Massachusetts readers may be interested in the effect of a 2007 incident of tax fraud worth $48 million, which led Washington, D.C., to implement “enhanced control techniques” intended to detect any fraudulent tax-related activity in the future. These measures recently played a part in the discovery of a four-year tax refund scheme enacted by a tax examiner who worked for the District of Columbia Office of Tax and Revenue (DCOTR). The incident resulted in more than $400,000 essentially stolen from taxpayers. The 47-year old woman who was charged recently pled guilty to wire fraud in a Washington, D.C., federal court.
The former tax examiner admitted that she stole hundreds of thousands of dollars while working for the DCOTR. Although she was hired in 2001, the infractions took place from 2007 through earlier this year. The activities to which she pled guilty entailed crediting taxpayer accounts with misappropriated withholding adjustments, then routing the money to two personal accounts that she controlled. The woman also completed fraudulent adjustments that resulted in five other individuals receiving more than $45,000 in tax refunds to which they weren’t entitled. The woman is scheduled to be sentenced in February of next year.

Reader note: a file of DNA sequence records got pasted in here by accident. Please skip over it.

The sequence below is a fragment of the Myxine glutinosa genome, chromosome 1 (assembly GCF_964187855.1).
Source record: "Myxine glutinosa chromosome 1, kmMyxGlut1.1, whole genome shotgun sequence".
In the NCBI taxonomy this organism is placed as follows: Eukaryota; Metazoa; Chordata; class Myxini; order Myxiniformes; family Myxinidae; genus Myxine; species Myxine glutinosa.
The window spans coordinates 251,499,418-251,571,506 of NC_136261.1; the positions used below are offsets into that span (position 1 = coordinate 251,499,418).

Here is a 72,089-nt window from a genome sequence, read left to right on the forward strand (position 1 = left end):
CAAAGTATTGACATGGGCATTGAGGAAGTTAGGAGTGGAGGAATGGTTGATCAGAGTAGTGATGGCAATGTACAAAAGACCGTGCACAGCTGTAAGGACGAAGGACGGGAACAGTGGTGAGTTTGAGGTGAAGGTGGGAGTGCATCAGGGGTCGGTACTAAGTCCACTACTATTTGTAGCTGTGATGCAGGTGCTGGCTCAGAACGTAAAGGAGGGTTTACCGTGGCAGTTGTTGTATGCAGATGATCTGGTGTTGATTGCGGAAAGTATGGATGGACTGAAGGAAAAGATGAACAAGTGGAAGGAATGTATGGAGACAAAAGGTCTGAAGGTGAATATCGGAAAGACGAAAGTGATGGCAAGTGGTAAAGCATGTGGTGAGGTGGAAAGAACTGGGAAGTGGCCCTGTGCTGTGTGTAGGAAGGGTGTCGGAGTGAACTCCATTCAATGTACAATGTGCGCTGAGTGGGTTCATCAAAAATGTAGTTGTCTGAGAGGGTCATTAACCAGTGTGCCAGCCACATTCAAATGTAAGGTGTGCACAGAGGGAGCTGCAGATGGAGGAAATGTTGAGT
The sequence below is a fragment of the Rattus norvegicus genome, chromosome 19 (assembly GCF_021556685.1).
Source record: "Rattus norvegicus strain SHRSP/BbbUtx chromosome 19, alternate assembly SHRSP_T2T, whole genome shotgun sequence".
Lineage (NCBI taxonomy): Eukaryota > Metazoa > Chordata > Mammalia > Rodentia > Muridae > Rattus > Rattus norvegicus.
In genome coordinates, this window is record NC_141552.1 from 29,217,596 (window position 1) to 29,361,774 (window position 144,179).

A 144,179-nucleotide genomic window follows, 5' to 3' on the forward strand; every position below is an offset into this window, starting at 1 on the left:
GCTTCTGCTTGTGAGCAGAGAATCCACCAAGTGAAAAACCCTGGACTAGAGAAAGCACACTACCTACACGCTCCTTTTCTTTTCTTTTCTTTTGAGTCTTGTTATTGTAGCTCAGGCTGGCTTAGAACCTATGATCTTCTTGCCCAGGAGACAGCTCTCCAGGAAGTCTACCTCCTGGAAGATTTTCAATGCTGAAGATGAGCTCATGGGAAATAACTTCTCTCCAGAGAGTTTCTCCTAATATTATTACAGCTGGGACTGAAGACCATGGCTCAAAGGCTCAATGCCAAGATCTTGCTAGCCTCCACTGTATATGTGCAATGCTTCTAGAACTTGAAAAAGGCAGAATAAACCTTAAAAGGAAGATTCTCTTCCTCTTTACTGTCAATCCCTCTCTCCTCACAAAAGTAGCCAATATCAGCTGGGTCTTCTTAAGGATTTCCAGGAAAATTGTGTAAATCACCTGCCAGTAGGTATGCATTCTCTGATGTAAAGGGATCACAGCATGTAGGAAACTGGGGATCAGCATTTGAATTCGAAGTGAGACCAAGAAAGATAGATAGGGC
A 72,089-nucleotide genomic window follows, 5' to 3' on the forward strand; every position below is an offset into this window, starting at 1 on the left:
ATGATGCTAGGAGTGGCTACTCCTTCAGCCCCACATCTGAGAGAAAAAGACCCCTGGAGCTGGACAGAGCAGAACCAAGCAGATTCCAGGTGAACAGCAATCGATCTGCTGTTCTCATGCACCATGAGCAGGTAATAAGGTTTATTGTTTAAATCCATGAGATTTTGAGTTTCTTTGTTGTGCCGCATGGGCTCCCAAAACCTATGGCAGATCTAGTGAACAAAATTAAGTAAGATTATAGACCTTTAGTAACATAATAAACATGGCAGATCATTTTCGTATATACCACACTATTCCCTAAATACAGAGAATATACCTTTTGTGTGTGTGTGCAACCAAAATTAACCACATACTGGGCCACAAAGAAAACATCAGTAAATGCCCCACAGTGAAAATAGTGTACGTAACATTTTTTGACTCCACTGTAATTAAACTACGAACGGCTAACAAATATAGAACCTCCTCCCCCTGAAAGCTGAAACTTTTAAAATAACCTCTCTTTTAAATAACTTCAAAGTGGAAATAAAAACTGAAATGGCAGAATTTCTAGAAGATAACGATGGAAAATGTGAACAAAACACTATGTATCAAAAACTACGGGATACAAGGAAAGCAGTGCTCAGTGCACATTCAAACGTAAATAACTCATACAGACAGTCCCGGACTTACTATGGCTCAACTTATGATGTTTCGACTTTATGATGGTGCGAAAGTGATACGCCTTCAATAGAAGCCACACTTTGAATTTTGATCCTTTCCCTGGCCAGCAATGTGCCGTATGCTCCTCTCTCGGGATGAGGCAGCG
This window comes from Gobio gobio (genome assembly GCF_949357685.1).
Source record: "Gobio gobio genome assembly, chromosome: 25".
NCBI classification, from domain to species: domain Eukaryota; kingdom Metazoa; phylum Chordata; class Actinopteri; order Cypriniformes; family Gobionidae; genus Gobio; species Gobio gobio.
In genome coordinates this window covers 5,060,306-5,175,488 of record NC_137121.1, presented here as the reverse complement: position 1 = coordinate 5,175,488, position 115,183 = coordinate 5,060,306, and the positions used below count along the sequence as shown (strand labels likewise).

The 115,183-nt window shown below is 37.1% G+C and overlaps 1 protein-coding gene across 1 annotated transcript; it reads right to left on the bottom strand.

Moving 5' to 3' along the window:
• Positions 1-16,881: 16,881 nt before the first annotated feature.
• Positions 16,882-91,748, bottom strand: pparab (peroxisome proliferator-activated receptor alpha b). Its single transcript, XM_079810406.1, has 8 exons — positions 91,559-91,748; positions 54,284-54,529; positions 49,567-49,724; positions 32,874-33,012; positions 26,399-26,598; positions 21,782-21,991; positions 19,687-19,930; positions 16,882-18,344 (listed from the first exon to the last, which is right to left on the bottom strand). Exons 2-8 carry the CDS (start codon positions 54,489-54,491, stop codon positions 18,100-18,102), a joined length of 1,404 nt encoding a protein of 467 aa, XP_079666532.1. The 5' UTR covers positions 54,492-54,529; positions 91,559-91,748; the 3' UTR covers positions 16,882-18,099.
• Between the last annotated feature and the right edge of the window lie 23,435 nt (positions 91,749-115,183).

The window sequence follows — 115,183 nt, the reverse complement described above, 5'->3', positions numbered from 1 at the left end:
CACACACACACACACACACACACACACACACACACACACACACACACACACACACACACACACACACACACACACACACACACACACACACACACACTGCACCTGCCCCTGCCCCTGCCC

Tax law is intricate and complicated, and tax crimes are taken seriously. Those found guilty could face serious punishment that might include significant fines and quite possibly prison time. While federal investigations are undoubtedly thorough, it’s important that all the facts surrounding alleged tax crimes are properly evaluated and considered. Massachusetts residents who are headed to tax court should strongly consider seeking out skilled consultation. Not everyone accused of tax crimes is guilty.
Source: Washington Post, “Former D.C. examiner admits refund fraud,” Del Quentin Wilber, Oct. 20, 2011